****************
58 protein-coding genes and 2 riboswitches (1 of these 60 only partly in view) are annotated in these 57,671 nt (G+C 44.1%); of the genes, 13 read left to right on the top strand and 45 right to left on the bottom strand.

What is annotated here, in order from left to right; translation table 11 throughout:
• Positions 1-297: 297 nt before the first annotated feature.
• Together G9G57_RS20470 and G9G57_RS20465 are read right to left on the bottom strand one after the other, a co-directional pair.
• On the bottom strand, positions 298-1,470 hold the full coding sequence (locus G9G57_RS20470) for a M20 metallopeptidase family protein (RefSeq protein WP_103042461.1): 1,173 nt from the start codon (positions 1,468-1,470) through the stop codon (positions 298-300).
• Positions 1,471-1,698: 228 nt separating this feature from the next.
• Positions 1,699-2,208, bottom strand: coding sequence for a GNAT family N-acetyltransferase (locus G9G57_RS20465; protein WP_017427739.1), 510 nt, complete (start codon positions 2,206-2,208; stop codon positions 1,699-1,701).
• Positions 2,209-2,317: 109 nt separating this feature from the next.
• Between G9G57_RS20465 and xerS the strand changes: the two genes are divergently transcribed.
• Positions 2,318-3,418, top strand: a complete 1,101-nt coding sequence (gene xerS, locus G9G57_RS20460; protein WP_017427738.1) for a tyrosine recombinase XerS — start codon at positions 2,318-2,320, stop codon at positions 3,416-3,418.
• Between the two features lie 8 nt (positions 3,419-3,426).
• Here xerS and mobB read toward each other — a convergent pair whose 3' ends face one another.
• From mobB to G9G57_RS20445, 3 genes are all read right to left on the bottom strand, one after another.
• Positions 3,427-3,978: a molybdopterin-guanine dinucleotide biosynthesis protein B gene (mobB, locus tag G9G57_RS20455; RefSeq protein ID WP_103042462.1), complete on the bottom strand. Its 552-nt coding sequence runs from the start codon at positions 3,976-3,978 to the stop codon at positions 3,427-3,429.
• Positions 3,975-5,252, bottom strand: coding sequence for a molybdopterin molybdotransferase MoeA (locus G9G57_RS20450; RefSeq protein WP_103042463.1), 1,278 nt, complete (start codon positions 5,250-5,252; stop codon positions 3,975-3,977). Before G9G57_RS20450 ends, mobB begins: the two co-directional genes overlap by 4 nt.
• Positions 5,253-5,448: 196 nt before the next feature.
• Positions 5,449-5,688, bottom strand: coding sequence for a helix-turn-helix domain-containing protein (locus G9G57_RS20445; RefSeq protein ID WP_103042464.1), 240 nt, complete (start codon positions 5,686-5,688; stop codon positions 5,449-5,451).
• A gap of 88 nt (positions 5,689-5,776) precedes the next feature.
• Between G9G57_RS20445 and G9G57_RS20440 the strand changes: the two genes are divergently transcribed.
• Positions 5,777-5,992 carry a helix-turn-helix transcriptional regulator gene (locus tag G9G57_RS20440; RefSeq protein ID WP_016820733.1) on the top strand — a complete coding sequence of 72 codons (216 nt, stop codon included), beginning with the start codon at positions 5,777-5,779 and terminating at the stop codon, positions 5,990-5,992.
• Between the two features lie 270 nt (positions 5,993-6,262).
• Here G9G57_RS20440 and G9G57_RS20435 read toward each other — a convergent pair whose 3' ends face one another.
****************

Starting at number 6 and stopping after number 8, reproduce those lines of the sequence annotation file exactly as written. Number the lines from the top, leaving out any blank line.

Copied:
• Positions 1,471-1,698: 228 nt separating this feature from the next.
• Positions 1,699-2,208, bottom strand: coding sequence for a GNAT family N-acetyltransferase (locus G9G57_RS20465; protein WP_017427739.1), 510 nt, complete (start codon positions 2,206-2,208; stop codon positions 1,699-1,701).
• Positions 2,209-2,317: 109 nt separating this feature from the next.